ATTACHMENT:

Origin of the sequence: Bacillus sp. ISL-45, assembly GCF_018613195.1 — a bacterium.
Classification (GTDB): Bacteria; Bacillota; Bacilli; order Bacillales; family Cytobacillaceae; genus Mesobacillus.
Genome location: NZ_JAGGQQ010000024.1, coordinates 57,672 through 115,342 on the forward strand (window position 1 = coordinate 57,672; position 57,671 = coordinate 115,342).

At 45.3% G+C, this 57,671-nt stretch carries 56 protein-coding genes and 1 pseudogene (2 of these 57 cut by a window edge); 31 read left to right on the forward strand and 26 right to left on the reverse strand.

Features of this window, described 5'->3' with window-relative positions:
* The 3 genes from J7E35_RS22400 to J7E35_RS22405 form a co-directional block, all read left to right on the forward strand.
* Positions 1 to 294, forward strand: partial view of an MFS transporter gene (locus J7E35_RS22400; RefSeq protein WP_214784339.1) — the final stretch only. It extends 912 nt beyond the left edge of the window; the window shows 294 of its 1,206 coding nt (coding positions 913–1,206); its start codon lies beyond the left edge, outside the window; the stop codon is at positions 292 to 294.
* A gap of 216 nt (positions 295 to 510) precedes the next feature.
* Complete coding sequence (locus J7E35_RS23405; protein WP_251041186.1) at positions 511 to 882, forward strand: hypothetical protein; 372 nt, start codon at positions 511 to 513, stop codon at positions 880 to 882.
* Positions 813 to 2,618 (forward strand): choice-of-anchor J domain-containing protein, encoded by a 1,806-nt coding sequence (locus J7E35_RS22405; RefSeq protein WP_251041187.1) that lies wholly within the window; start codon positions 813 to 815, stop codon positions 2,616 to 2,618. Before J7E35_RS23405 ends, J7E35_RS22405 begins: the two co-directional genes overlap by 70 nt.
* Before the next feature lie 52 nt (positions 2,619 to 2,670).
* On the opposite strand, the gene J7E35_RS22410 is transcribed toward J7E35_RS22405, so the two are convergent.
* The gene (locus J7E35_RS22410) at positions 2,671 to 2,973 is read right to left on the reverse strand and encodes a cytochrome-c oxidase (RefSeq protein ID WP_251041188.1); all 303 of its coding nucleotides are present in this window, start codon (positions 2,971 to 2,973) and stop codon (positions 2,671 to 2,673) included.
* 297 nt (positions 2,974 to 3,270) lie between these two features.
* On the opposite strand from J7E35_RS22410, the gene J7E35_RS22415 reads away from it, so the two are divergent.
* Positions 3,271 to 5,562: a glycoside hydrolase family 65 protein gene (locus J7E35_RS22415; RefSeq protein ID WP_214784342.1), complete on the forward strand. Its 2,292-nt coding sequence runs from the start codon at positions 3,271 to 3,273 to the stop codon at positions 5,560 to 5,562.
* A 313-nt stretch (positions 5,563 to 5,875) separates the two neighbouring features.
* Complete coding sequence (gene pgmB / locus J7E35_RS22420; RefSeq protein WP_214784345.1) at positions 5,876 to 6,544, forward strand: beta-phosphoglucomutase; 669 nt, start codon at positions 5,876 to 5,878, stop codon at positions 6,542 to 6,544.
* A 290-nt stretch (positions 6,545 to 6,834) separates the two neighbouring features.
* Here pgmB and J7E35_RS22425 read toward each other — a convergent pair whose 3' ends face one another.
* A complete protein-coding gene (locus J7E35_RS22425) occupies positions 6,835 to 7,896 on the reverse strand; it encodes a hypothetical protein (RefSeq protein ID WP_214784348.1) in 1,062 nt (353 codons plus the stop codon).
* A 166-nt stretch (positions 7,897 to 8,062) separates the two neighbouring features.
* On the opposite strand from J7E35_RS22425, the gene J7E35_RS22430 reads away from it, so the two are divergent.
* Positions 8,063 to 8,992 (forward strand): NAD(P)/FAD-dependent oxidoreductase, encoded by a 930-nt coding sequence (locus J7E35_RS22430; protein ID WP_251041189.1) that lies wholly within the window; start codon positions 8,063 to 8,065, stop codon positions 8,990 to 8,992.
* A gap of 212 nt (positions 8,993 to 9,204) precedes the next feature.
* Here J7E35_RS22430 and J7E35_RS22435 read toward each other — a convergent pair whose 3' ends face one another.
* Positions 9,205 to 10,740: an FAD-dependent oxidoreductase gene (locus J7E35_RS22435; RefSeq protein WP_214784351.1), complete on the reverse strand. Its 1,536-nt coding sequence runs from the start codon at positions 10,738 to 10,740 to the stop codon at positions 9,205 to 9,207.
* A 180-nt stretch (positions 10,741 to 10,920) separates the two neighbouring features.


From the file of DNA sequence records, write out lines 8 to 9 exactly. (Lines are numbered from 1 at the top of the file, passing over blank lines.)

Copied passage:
* A gap of 216 nt (positions 295 to 510) precedes the next feature.
* Complete coding sequence (locus J7E35_RS23405; protein WP_251041186.1) at positions 511 to 882, forward strand: hypothetical protein; 372 nt, start codon at positions 511 to 513, stop codon at positions 880 to 882.